All Children's Hospital Logo

Health Information Library

Parents > Growth & Development > Sleep > Sleep and Your 1- to 3-Month-Old
Sleep and Your 1- to 3-Month-Old

Lea este articulo

Just when you think that getting more shut-eye is a far-off dream, your baby will begin to sleep longer stretches at night. Baby's sleep cycle is getting closer to yours, and he or she is able to hold more milk in the tummy.

But don't assume you'll be hitting the snooze button just yet. At this stage, "sleeping through the night" is considered to be a stretch of only 5 or 6 hours.

How Long Will My Baby Sleep?

Since babies this age are more awake, alert, and aware of their surroundings during daylight hours, they're more likely to be tired at night and sleep. But the range of normal is still very wide.

By 3 months of age, babies tend to sleep about 14 hours a day. Many will have settled into a daily sleep routine of two or three naps during the day, followed by "sleeping through the night" stretch after a late-night feeding.

Again, not all infants keep to the same timetable. If you have questions or concerns, check with your doctor.

How Should Babies Sleep?

Follow these safety precautions with your little one:

safe sleep infant illustration

Although many cultures endorse bed-sharing, there is a risk that the baby can suffocate or strangle, and multiple studies show that there's a higher incidence of SIDS (sudden infant death syndrome) in households where the baby slept in the parents' bed. This is especially true for babies of mothers who smoke. A safer option is to room-share and have a separate crib or bassinet in the room with you. You can enjoy many of the benefits of bed-sharing (making feeding easier, getting back to sleep faster, etc.) without the risks.

Helping Your Baby Sleep

If you haven't already, start a bedtime routine that will be familiar and relaxing for your baby. Bathing, reading, and singing can soothe babies and signal an end to the day. Be consistent and your baby will soon associate these steps with sleeping.

If you rock your baby to sleep before bedtime, your little one may expect to be rocked to sleep after nighttime awakenings. Instead, try putting your baby into a crib or bassinet while drowsy but still awake. This way your baby will learn to fall asleep on his or her own.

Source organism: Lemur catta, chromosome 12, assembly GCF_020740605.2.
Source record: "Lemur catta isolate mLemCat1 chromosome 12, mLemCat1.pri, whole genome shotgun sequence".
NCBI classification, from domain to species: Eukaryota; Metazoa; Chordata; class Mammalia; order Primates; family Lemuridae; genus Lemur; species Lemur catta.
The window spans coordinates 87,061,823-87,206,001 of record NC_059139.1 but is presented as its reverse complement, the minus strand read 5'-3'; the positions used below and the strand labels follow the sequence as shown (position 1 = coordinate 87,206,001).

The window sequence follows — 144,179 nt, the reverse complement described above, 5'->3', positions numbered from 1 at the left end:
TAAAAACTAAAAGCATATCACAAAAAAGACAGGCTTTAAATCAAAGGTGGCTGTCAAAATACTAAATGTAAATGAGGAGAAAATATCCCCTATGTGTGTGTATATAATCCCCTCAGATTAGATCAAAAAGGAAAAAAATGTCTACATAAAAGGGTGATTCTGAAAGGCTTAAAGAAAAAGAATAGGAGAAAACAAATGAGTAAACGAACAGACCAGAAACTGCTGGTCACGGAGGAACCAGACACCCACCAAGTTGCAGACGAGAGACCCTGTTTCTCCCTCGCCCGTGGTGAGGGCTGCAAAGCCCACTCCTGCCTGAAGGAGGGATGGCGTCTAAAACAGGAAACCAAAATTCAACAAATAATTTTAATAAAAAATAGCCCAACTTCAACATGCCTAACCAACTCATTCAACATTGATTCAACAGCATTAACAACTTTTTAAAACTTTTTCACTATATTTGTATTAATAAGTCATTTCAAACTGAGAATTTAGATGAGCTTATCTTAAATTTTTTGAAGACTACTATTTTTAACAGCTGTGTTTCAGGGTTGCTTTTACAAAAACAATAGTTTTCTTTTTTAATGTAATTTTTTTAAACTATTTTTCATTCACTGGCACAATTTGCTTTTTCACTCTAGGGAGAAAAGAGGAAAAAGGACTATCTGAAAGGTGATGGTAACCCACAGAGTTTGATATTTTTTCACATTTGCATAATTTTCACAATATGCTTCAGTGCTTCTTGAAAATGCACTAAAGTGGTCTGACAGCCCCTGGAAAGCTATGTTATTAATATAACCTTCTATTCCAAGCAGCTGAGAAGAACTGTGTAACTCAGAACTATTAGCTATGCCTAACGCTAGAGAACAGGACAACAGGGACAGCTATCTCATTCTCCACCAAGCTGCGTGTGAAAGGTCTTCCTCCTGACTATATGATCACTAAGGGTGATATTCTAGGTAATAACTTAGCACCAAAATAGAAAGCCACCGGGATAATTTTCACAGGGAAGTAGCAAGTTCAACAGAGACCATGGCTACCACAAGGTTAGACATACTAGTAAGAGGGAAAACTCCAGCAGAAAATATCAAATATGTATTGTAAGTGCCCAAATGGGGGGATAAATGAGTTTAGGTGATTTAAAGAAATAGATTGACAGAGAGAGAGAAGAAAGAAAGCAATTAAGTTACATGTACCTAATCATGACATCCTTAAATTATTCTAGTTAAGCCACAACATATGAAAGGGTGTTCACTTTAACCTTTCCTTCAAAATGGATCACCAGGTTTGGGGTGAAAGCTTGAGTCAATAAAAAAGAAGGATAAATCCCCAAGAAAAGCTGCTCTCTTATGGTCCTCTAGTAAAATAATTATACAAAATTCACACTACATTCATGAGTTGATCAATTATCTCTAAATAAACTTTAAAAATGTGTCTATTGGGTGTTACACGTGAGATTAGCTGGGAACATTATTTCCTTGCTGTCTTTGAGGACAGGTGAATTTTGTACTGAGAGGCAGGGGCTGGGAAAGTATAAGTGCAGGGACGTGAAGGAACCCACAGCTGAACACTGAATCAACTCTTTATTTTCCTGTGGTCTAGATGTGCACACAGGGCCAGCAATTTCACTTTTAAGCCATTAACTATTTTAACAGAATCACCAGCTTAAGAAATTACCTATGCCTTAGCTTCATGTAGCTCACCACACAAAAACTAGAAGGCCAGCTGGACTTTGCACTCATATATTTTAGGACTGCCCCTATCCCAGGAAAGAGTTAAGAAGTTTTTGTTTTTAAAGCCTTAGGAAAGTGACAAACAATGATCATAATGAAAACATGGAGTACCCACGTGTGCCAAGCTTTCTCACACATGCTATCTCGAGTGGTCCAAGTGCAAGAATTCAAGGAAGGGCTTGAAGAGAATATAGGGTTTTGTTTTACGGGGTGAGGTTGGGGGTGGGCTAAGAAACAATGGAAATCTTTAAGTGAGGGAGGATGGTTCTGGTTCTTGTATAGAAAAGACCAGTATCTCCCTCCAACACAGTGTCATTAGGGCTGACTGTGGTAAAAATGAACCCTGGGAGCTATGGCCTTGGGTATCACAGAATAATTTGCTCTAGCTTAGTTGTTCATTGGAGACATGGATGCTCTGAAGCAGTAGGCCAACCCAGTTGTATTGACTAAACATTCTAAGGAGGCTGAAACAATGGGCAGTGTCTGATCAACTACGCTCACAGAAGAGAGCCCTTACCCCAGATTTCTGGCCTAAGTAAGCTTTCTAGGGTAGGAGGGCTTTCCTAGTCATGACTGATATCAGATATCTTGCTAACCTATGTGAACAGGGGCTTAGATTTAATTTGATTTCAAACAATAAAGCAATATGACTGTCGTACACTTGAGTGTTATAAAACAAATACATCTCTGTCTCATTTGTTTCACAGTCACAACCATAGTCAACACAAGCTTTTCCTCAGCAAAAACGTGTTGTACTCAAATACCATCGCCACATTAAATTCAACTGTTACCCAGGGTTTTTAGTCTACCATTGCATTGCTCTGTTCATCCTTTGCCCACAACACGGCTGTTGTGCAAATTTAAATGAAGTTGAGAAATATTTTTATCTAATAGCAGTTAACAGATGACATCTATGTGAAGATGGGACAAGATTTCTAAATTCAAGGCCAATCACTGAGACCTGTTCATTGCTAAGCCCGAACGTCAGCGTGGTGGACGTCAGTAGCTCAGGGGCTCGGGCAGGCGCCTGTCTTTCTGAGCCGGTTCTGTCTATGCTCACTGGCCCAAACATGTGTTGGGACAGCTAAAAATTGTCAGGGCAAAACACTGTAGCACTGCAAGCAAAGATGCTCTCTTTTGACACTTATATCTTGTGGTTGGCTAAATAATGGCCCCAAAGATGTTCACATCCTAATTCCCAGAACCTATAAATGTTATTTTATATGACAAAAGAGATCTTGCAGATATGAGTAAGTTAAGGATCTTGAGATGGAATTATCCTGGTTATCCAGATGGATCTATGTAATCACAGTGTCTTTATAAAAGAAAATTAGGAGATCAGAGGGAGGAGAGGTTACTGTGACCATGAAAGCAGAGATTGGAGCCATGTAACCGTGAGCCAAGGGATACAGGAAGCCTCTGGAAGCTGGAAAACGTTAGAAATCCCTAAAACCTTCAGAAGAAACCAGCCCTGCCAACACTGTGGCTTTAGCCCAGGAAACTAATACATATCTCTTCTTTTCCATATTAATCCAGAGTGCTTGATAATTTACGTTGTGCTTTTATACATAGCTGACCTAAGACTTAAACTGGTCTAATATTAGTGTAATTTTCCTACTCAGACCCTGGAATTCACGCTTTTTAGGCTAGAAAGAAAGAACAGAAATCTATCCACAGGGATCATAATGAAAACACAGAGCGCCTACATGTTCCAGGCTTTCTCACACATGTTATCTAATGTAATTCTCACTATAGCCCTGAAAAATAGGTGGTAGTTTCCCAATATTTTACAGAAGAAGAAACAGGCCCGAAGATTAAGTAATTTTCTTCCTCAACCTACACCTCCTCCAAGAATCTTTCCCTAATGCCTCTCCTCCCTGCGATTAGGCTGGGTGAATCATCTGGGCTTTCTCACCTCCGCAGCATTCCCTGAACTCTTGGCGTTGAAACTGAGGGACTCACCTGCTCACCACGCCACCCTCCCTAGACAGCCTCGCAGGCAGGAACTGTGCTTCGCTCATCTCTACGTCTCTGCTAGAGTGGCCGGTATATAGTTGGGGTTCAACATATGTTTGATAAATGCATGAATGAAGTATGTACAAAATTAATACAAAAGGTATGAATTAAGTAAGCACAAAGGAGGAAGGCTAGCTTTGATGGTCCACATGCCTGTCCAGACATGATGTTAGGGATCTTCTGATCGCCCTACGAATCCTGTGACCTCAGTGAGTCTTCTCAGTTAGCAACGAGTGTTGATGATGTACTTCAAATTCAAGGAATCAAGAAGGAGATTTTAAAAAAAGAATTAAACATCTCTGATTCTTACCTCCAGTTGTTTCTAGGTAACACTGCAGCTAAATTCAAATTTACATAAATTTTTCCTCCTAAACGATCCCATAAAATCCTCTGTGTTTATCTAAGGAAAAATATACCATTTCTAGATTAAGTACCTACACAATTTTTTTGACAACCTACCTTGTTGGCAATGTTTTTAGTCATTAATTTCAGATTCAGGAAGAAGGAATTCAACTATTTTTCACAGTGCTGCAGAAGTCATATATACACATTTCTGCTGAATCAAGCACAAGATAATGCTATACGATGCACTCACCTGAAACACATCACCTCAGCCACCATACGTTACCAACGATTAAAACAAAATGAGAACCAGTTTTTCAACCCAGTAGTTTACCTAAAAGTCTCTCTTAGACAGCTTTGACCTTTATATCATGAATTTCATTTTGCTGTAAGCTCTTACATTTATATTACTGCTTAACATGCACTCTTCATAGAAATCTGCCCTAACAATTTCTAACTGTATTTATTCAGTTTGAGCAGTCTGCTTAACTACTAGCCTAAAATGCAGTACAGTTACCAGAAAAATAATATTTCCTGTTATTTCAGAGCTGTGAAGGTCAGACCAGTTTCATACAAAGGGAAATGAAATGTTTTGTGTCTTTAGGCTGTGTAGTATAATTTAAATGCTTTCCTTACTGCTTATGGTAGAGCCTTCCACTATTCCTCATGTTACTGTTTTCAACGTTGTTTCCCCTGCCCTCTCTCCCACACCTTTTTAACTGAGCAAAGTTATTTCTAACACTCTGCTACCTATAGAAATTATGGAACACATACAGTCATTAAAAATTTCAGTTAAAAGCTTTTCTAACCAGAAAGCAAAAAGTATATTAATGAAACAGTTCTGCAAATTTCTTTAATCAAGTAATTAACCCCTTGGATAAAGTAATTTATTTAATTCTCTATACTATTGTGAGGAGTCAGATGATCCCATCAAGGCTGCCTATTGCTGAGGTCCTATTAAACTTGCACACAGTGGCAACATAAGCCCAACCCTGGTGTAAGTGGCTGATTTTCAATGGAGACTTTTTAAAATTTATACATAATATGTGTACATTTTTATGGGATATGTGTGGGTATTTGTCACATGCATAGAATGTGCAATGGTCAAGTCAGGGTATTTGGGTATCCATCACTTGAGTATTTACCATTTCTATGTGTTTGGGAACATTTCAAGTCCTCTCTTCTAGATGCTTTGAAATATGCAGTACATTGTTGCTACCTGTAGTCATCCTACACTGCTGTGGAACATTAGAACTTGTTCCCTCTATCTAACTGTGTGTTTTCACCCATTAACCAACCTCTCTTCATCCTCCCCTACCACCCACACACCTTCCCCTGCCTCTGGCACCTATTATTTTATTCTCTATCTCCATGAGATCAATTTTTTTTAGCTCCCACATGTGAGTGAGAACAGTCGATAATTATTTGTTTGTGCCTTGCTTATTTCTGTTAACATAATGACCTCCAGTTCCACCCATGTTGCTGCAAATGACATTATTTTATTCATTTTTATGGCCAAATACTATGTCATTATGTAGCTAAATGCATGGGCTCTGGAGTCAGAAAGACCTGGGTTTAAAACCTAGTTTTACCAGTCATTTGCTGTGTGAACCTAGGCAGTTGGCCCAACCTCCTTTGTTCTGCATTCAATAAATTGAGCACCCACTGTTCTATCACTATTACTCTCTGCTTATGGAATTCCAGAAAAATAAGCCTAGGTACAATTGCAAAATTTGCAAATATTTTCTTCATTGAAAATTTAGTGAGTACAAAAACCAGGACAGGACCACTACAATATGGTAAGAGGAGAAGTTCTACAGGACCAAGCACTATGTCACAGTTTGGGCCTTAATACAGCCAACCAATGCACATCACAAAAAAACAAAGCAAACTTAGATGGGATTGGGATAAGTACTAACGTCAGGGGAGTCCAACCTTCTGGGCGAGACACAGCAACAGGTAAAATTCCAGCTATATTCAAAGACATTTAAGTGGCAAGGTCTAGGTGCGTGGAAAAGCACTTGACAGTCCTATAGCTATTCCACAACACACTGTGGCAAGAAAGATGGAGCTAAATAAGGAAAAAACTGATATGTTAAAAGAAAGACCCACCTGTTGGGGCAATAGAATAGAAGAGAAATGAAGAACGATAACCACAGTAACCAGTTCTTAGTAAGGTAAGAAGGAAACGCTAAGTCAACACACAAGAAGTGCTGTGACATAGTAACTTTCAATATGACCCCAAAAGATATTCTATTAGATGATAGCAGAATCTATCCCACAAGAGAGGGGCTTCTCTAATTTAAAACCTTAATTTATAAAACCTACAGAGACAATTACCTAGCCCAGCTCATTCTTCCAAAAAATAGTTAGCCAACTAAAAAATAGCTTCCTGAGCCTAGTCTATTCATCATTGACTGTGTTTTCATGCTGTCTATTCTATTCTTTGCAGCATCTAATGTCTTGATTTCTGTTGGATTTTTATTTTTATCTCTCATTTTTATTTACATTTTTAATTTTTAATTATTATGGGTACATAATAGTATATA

Although it may be hard at first, some experts suggest this is also the age to start letting your baby fuss for a few minutes when he or she wakes during the night. Your baby may simply be in a phase of light slumber, even though you think he or she is wide awake. Some babies squirm, whine, and even cry in their sleep before falling back to sleep on their own.

Unless you suspect that your baby is hungry or ill, try to see what happens if you leave your baby alone. It will help you all in the long run if your baby can develop the skill of going back to sleep without your help.

If your baby wakes during the period that you want him or her to sleep, keep activity to a minimum. Change or feed your baby in the dark, and don't play with the baby. Your little one will start to get the message that you're a bore during the night, so he or she might as well just go back to sleep. It can also help to keep your electronics and mobile devices off and to keep lighting low during night awakenings.

If your baby is waking early for a morning feeding, some small changes may allow a slight shift in schedule. You might try waking your baby for the late-night feeding at a time that suits your sleep schedule. For instance, if your baby sleeps after a 7 p.m. feeding and wakes up at 2 a.m. to eat, try waking the baby to feed at 11 p.m. and then put him or her down to sleep until an early-morning feeding at 5 a.m. or 6 a.m. It may take a few nights to establish this routine, but being consistent will improve your chances of success.

When to Call the Doctor

If your baby's sleep habits concern you, speak with your doctor, who can reassure you or get to the root of a physical problem that may have no other symptoms besides crankiness or sleeplessness.

Either way, the doctor can help get you on the right track — the one that leads to more quality sleep for your baby and for you.

Reviewed by: Rupal Christine Gupta, MD
Date reviewed: November 2014

Related Articles
P    Bed-Sharing
P    Breastfeeding FAQs: Sleep - Yours and Your Baby's
P    Choosing Safe Baby Products: Cribs
P    Communication and Your 1- to 3-Month-Old
P    Feeding Your 1- to 3-Month-Old
P    Growth and Your 1- to 3-Month-Old
P    How Can I Be Sure My Baby Stays on Her Back While She Sleeps?
P    Is Bed-Sharing OK for My Baby?
P    Movement, Coordination, and Your 1- to 3-Month-Old
P    Pregnancy & Newborn Center
P    Sleep and Your 1- to 2-Year-Old
P    Sleep and Your 4- to 7-Month-Old
P    Sleep and Your 8- to 12-Month-Old
P    The Senses and Your 1- to 3-Month-Old
Note: All information is for educational purposes only. For specific medical advice, diagnoses, and treatment, consult your doctor.
© 1995-2014 KidsHealth® All rights reserved. Images provided by iStock, Getty Images, Corbis, Veer, Science Photo Library, Science Source Images, Shutterstock, and Clipart.com

Related Information

Sleep Lab
External Links
Health Library
Related Pages

Additional Info

Pocket Doc Mobile App
Maps and Locations (Mobile)
Programs & Services
Employment
For Health Professionals
For Patients & Families
Contact Us
Find a Doctor
News
CME

All Children's Hospital
501 6th Ave South
St. Petersburg, FL 33701
(727) 898-7451
(800) 456-4543

Use Normal Template
© 2014 All Children's Hospital - All Rights Reserved